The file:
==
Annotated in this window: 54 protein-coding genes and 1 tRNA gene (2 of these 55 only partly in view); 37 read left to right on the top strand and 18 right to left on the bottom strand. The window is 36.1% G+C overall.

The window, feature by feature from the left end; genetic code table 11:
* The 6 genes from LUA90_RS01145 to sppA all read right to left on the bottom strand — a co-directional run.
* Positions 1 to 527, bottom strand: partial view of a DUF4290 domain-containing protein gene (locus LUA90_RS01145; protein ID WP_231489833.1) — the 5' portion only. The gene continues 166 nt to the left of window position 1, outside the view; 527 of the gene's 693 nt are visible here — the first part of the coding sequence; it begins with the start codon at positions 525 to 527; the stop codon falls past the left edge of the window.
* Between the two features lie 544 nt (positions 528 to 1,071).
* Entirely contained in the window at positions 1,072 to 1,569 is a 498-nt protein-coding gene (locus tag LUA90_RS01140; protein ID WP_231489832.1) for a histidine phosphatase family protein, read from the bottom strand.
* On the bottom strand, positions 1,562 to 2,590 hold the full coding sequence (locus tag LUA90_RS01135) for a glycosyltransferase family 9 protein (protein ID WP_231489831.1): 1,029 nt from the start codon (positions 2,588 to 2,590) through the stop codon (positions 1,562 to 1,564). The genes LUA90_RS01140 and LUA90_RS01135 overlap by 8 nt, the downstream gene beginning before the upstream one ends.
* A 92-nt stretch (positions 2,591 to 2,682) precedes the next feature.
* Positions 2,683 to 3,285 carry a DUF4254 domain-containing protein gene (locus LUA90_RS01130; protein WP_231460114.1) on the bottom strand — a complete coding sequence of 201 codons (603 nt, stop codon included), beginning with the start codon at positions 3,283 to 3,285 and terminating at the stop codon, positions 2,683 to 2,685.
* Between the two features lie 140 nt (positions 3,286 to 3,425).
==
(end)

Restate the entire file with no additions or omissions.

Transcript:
Annotated in this window: 54 protein-coding genes and 1 tRNA gene (2 of these 55 only partly in view); 37 read left to right on the top strand and 18 right to left on the bottom strand. The window is 36.1% G+C overall.

The window, feature by feature from the left end; genetic code table 11:
* The 6 genes from LUA90_RS01145 to sppA all read right to left on the bottom strand — a co-directional run.
* Positions 1 to 527, bottom strand: partial view of a DUF4290 domain-containing protein gene (locus LUA90_RS01145; protein ID WP_231489833.1) — the 5' portion only. The gene continues 166 nt to the left of window position 1, outside the view; 527 of the gene's 693 nt are visible here — the first part of the coding sequence; it begins with the start codon at positions 525 to 527; the stop codon falls past the left edge of the window.
* Between the two features lie 544 nt (positions 528 to 1,071).
* Entirely contained in the window at positions 1,072 to 1,569 is a 498-nt protein-coding gene (locus tag LUA90_RS01140; protein ID WP_231489832.1) for a histidine phosphatase family protein, read from the bottom strand.
* On the bottom strand, positions 1,562 to 2,590 hold the full coding sequence (locus tag LUA90_RS01135) for a glycosyltransferase family 9 protein (protein ID WP_231489831.1): 1,029 nt from the start codon (positions 2,588 to 2,590) through the stop codon (positions 1,562 to 1,564). The genes LUA90_RS01140 and LUA90_RS01135 overlap by 8 nt, the downstream gene beginning before the upstream one ends.
* A 92-nt stretch (positions 2,591 to 2,682) precedes the next feature.
* Positions 2,683 to 3,285 carry a DUF4254 domain-containing protein gene (locus LUA90_RS01130; protein WP_231460114.1) on the bottom strand — a complete coding sequence of 201 codons (603 nt, stop codon included), beginning with the start codon at positions 3,283 to 3,285 and terminating at the stop codon, positions 2,683 to 2,685.
* Between the two features lie 140 nt (positions 3,286 to 3,425).